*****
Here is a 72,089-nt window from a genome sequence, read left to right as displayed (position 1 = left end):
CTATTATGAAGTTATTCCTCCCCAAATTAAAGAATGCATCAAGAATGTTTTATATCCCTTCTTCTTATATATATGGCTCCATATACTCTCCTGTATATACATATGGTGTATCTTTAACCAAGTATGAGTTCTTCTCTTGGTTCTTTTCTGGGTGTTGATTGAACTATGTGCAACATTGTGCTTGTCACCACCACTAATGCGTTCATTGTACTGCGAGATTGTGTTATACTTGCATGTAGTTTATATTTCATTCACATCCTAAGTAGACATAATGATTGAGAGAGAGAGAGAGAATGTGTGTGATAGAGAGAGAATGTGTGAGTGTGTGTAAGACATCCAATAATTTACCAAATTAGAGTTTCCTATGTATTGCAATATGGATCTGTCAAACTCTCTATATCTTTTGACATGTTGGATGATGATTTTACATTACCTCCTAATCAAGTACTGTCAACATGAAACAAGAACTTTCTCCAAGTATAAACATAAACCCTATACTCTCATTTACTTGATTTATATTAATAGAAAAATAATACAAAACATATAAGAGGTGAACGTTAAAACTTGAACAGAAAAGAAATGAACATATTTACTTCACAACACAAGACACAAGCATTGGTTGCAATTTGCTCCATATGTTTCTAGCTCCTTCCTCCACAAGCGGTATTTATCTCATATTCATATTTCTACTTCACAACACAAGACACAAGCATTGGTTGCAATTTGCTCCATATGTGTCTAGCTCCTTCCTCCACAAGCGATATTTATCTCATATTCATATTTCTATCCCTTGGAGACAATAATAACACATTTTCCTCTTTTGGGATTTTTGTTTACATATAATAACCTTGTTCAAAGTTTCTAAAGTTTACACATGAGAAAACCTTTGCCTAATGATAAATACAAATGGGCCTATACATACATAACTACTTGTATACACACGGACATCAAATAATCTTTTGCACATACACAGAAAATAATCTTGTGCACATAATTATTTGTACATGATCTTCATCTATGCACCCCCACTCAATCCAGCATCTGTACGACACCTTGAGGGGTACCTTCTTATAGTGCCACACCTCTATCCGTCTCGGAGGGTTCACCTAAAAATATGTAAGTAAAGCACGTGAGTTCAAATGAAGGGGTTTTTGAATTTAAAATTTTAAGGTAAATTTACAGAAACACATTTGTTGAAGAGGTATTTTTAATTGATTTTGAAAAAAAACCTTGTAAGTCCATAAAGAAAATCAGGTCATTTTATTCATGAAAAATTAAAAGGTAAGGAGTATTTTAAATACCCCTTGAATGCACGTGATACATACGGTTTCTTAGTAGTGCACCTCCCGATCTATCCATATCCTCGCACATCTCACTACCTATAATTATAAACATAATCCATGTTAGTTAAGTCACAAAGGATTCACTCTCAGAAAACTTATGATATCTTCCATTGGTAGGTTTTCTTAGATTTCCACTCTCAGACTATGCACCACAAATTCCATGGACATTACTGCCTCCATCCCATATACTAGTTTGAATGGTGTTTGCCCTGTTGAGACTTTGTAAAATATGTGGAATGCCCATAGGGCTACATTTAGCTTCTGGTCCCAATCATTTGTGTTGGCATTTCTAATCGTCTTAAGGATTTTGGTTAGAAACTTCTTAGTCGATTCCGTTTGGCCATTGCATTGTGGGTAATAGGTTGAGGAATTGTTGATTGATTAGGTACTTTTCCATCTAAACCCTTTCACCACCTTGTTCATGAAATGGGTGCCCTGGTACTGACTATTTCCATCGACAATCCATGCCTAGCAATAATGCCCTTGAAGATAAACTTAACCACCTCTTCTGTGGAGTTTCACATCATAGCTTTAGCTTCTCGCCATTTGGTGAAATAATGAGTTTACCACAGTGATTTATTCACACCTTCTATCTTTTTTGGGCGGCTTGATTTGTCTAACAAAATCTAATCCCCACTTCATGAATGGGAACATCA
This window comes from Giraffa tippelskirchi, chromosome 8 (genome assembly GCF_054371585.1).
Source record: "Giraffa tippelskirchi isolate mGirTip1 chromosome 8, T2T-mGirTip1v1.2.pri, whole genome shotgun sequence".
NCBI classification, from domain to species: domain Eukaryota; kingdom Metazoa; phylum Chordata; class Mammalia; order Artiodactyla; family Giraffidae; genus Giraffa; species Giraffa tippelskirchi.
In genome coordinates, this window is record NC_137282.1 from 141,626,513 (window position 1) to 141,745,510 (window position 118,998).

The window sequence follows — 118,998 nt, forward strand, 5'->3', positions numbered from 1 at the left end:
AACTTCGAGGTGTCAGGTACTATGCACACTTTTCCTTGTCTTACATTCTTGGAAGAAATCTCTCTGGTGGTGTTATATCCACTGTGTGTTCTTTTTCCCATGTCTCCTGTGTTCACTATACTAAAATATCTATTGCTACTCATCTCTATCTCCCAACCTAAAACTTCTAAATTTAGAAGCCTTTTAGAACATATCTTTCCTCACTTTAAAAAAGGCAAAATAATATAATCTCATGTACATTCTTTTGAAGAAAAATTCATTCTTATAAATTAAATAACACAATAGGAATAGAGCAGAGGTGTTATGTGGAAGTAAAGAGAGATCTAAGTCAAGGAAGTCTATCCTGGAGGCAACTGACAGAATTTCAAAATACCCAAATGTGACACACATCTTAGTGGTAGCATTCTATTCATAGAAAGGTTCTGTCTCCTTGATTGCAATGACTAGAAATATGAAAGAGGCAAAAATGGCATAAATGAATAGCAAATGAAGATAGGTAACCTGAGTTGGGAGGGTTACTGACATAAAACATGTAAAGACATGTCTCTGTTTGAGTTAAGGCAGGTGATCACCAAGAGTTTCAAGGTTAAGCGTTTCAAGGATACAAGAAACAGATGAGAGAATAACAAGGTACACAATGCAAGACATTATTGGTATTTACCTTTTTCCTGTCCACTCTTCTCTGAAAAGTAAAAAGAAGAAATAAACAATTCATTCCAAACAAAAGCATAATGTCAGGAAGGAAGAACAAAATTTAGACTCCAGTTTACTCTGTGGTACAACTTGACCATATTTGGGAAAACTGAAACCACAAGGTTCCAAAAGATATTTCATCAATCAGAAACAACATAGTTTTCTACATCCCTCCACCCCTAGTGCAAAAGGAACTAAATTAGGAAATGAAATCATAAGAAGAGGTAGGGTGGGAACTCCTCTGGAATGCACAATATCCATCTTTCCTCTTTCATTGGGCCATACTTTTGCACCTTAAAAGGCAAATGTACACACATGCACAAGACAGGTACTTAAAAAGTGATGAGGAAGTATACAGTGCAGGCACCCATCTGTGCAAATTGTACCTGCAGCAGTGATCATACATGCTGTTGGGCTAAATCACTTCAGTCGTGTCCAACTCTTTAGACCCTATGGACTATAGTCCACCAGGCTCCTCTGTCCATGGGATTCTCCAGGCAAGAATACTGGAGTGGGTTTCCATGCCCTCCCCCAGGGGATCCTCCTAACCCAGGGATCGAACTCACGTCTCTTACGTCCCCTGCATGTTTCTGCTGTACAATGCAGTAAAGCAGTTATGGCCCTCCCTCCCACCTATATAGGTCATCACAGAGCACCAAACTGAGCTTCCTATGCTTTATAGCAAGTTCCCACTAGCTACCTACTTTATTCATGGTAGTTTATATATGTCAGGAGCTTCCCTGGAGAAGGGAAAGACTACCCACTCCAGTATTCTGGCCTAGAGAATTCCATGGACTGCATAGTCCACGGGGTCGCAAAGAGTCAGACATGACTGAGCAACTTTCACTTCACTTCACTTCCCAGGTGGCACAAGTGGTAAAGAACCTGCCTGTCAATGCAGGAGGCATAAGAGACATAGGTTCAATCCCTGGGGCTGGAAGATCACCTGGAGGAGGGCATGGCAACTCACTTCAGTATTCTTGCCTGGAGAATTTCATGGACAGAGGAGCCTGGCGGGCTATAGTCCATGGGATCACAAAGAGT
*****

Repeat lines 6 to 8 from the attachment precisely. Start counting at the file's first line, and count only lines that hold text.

In genome coordinates, this window is record NC_137282.1 from 141,626,513 (window position 1) to 141,745,510 (window position 118,998).

The window sequence follows — 118,998 nt, forward strand, 5'->3', positions numbered from 1 at the left end:
AACTTCGAGGTGTCAGGTACTATGCACACTTTTCCTTGTCTTACATTCTTGGAAGAAATCTCTCTGGTGGTGTTATATCCACTGTGTGTTCTTTTTCCCATGTCTCCTGTGTTCACTATACTAAAATATCTATTGCTACTCATCTCTATCTCCCAACCTAAAACTTCTAAATTTAGAAGCCTTTTAGAACATATCTTTCCTCACTTTAAAAAAGGCAAAATAATATAATCTCATGTACATTCTTTTGAAGAAAAATTCATTCTTATAAATTAAATAACACAATAGGAATAGAGCAGAGGTGTTATGTGGAAGTAAAGAGAGATCTAAGTCAAGGAAGTCTATCCTGGAGGCAACTGACAGAATTTCAAAATACCCAAATGTGACACACATCTTAGTGGTAGCATTCTATTCATAGAAAGGTTCTGTCTCCTTGATTGCAATGACTAGAAATATGAAAGAGGCAAAAATGGCATAAATGAATAGCAAATGAAGATAGGTAACCTGAGTTGGGAGGGTTACTGACATAAAACATGTAAAGACATGTCTCTGTTTGAGTTAAGGCAGGTGATCACCAAGAGTTTCAAGGTTAAGCGTTTCAAGGATACAAGAAACAGATGAGAGAATAACAAGGTACACAATGCAAGACATTATTGGTATTTACCTTTTTCCTGTCCACTCTTCTCTGAAAAGTAAAAAGAAGAAATAAACAATTCATTCCAAACAAAAGCATAATGTCAGGAAGGAAGAACAAAATTTAGACTCCAGTTTACTCTGTGGTACAACTTGACCATATTTGGGAAAACTGAAACCACAAGGTTCCAAAAGATATTTCATCAATCAGAAACAACATAGTTTTCTACATCCCTCCACCCCTAGTGCAAAAGGAACTAAATTAGGAAATGAAATCATAAGAAGAGGTAGGGTGGGAACTCCTCTGGAATGCACAATATCCATCTTTCCTCTTTCATTGGGCCATACTTTTGCACCTTAAAAGGCAAATGTACACACATGCACAAGACAGGTACTTAAAAAGTGATGAGGAAGTATACAGTGCAGGCACCCATCTGTGCAAATTGTACCTGCAGCAGTGATCATACATGCTGTTGGGCTAAATCACTTCAGTCGTGTCCAACTCTTTAGACCCTATGGACTATAGTCCACCAGGCTCCTCTGTCCATGGGATTCTCCAGGCAAGAATACTGGAGTGGGTTTCCATGCCCTCCCCCAGGGGATCCTCCTAACCCAGGGATCGAACTCACGTCTCTTACGTCCCCTGCATGTTTCTGCTGTACAATGCAGTAAAGCAGTTATGGCCCTCCCTCCCACCTATATAGGTCATCACAGAGCACCAAACTGAGCTTCCTATGCTTTATAGCAAGTTCCCACTAGCTACCTACTTTATTCATGGTAGTTTATATATGTCAGGAGCTTCCCTGGAGAAGGGAAAGACTACCCACTCCAGTATTCTGGCCTAGAGAATTCCATGGACTGCATAGTCCACGGGGTCGCAAAGAGTCAGACATGACTGAGCAACTTTCACTTCACTTCACTTCCCAGGTGGCACAAGTGGTAAAGAACCTGCCTGTCAATGCAGGAGGCATAAGAGACATAGGTTCAATCCCTGGGGCTGGAAGATCACCTGGAGGAGGGCATGGCAACTCACTTCAGTATTCTTGCCTGGAGAATTTCATGGACAGAGGAGCCTGGCGGGCTATAGTCCATGGGATCACAAAGAGT